The U.S. economy grew at the solid pace of 3.5 percent for the third quarter, helped along by gains in business investment, exports and a big jump in military spending, the Commerce Department says.
The latest GDP number for the July-to-September period was better than economists had expected. It follows a 4.6 percent jump for the April-to-June quarter (originally reported as a 4 percent rate increase but later revised upward.)
By contrast, the economy shrank at a 2.1 percent rate in the first three months of the year as a result of a harsh winter.
The Department of Commerce's Bureau of Economic Analysis said in a statement:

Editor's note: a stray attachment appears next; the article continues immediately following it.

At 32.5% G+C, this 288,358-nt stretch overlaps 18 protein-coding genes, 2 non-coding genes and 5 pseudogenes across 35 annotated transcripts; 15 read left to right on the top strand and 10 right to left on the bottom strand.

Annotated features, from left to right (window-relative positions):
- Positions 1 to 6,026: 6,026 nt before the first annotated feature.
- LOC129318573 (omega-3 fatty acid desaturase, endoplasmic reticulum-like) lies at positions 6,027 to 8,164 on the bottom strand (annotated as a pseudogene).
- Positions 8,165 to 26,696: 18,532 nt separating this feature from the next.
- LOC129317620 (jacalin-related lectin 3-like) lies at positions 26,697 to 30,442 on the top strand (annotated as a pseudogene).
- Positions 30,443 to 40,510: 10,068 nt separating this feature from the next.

"The increase in real GDP in the third quarter primarily reflected positive contributions from personal consumption expenditures (PCE), exports, nonresidential fixed investment, federal government spending, and state and local government spending that were partly offset by a negative contribution from private inventory investment. Imports, which are a subtraction in the calculation of GDP, decreased."
According to The Associated Press:
"Analysts believe the economy is maintaining momentum in the current quarter, with a big fall in gas prices expected to bolster consumer spending. After the roller-coaster first- and second-quarter gyrations, the economy is poised to achieve consistently stronger growth for the rest of this year and all of 2015."